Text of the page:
Self-Improvement Through Time Travel

There are some days I wish I could travel back in time and “fix” the time I wasted through an hour, a day, or a week working on something that really wasn’t worth my time, or just wandering through links on the Internet, looking at things I don’t really (ultimately) care about. My time management skills are, honestly, often lacking. There doesn’t seem to be a way, does there, though?

Or maybe there is. Let’s twist our brains a little and think about it this way. Tomorrow is going to be the day we wish we could travel into from the day after tomorrow to fix, right? So what if we did reverse time travel and fix tomorrow today? Sure, sounds nice, but how? The answer might seem a little trivial, but it’s only apparently trivial, rather than trivial in real life.

Once answer is the humble todo list. I know, you’ve made one of these before—in fact, you probably already have one, don’t you? And it’s never really helped, right? Well, let’s see if we can figure out how to supercharge to make it a bit more effective. To begin, we have to try to understand how a todo list can help you be more efficient. What, specifically, does a todo list do?

Simply put, the todo list is just another form of constraining your future choices today. In other words, it’s like squirreling money away in a place that makes it hard to get to, or setting up a menu for the coming week and shopping for the items needed to bring the menu to the table. It might seem counterintuitive in our modern age of “freedom for all to do all at all times” to discuss ways of imposing decisions on your future self today.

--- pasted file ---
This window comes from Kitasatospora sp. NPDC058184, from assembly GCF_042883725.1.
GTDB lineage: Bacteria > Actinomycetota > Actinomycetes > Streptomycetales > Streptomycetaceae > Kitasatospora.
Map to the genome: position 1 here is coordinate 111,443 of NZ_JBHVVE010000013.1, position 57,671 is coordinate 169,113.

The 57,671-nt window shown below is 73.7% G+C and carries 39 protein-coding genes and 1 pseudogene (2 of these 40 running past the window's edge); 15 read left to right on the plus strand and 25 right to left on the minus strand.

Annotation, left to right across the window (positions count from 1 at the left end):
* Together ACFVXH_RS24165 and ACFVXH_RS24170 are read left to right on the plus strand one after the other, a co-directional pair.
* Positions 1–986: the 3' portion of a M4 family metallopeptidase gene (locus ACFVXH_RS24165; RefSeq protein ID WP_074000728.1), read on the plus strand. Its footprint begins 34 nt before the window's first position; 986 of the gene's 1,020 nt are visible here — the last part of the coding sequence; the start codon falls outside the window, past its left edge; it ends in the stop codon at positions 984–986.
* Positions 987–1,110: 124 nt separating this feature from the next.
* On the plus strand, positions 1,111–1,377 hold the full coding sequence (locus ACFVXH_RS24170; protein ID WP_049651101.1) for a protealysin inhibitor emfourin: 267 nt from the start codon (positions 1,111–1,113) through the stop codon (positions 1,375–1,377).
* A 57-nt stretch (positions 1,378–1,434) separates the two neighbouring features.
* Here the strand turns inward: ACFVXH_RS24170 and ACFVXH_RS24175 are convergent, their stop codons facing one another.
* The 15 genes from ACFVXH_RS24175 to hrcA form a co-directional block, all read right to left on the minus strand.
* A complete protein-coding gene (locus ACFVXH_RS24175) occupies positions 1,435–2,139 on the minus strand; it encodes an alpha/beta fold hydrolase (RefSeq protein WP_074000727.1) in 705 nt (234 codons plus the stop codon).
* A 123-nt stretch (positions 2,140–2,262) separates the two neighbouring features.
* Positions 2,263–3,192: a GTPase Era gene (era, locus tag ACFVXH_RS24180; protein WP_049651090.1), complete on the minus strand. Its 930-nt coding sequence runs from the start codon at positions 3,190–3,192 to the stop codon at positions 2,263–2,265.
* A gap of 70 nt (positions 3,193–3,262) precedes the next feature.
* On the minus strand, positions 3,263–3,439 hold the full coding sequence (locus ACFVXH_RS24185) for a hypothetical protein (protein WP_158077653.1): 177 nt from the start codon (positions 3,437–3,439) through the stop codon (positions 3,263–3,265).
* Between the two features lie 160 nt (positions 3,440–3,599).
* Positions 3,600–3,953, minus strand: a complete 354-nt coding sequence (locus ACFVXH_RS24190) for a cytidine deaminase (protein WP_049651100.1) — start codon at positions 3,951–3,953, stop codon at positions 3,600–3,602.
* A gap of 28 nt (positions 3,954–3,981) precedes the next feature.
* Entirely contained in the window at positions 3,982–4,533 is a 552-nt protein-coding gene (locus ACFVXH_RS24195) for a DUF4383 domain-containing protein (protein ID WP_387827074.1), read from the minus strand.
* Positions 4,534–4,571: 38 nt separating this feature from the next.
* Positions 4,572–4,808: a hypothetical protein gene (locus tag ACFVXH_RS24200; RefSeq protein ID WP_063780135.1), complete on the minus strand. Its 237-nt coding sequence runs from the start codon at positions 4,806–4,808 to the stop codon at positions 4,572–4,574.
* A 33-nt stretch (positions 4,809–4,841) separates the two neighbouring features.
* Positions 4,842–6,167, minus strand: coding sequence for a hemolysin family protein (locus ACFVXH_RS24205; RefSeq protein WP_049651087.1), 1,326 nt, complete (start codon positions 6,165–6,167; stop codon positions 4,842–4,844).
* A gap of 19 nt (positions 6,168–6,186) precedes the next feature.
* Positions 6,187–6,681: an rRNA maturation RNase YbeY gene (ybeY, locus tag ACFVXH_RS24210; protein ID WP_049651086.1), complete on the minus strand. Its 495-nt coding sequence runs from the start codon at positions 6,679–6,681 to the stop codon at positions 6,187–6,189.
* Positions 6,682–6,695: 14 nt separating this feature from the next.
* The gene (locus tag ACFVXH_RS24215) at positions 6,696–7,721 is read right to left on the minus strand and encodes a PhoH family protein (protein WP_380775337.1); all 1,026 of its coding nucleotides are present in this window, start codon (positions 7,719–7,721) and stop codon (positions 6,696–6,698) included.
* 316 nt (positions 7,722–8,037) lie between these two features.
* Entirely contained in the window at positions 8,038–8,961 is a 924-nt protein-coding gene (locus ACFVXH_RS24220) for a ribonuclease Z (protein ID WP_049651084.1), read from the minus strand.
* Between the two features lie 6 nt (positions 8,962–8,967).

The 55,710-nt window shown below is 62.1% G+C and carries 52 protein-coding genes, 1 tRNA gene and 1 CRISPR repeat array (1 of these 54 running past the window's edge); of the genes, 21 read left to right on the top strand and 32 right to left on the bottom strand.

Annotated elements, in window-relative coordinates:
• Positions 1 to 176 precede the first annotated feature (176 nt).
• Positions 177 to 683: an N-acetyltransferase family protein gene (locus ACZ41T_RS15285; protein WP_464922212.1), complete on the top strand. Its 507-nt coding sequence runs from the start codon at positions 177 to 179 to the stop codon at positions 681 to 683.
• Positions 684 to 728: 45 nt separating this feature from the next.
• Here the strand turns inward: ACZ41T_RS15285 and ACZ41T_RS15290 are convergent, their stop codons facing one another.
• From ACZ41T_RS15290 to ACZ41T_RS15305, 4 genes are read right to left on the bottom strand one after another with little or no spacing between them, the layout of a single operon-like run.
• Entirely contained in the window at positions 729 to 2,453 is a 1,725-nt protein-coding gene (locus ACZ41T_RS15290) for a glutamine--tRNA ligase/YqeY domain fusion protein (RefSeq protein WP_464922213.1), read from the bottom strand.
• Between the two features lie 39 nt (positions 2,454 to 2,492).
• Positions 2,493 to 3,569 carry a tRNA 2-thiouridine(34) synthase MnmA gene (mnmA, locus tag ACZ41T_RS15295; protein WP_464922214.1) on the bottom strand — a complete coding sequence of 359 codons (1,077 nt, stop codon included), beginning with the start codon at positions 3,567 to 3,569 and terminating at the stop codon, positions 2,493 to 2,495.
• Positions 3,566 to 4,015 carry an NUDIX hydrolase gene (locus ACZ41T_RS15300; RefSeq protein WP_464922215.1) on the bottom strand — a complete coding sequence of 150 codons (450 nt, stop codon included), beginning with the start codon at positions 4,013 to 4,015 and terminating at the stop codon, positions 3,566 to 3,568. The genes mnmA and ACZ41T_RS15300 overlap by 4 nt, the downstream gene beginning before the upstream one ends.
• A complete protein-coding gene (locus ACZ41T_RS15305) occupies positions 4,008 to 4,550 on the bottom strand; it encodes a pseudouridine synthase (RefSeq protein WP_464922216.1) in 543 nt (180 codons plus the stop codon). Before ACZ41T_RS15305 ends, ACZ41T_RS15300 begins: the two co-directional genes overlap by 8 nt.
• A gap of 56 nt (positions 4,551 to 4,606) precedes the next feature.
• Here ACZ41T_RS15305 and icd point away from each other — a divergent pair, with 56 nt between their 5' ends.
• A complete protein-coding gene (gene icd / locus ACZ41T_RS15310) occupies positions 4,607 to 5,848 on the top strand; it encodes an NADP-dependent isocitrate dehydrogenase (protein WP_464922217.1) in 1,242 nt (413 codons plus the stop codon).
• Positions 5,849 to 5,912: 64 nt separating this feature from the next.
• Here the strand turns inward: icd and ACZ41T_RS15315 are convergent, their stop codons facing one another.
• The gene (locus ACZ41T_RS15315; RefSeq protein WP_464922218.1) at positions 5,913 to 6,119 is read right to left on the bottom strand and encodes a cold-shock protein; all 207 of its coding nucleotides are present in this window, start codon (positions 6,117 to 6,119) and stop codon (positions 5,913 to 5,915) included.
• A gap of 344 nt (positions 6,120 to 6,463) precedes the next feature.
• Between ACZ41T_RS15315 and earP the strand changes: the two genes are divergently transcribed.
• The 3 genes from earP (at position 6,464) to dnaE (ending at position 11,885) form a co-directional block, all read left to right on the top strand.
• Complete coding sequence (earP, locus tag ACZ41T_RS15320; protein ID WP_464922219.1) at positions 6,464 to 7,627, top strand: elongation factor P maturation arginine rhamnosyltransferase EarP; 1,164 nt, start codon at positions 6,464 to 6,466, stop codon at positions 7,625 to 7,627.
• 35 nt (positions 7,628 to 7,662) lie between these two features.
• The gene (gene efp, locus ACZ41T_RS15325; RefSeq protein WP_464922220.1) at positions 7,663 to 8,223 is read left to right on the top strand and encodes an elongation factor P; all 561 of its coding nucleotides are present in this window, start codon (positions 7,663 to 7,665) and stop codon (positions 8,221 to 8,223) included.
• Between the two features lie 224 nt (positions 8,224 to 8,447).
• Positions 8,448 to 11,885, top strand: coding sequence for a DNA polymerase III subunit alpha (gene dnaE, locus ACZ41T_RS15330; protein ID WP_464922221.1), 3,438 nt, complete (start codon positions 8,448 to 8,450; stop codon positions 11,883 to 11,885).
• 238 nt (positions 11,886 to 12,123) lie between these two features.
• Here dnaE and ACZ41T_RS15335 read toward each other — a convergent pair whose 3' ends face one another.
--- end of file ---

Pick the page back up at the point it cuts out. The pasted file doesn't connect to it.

But this is just because we misunderstand the real nature of freedom. There are stories—apocryphal, I’m certain—of people who’ve somehow moved from a life situation where they have few or not choices in what they will use to, say, wash their hair, to having thousands of choices. The result isn’t a great burst of joy and sense of freedom. Rather, it’s great confusion, a feeling of being overwhelmed, and, often, a frozen stare, or listless wandering.

This, in fact, is why one of the most depressing parts of my life is looking at my todo list. There is so much to do I can simply get lost in deciding what to do next. Remember the old error message, “processor thrashing on process scheduler?” That mode is far too easy to fall in to. So what you need to do is to limit your range of future options in a way that both doesn’t feel like it’s limiting, and yet meaningfully reduces the amount of time you spend making decisions.

Bringing this into a larger context, I always eat pretty much the same three or four things no matter where I go. In fact, at certain restaurants, I always eat pretty much the same thing. Isn’t that boring? Well, maybe—but I spend a lot less time and angst looking at the menu, and more time chatting with the people around me. In fact, in most of my “regular spots,” I don’t even need to order—I know the people, and they know what I’m going to order.

Which matters more: trying something new for dinner, or having that much less angst, and that little bit more time to chat with friends? Variety might be the spice of life, but time is the stuff life is made up of. Too much spice, and there’s nothing left to spice.

So let’s return to the humble todo list. I used to have several todo lists, primarily to combat the huge todo list syndrome. Seriously, I would keep one todo list for each “area” of my life, and then I had a master todo list that told me which todo list to choose from next. It might work for you, but it didn’t work for me.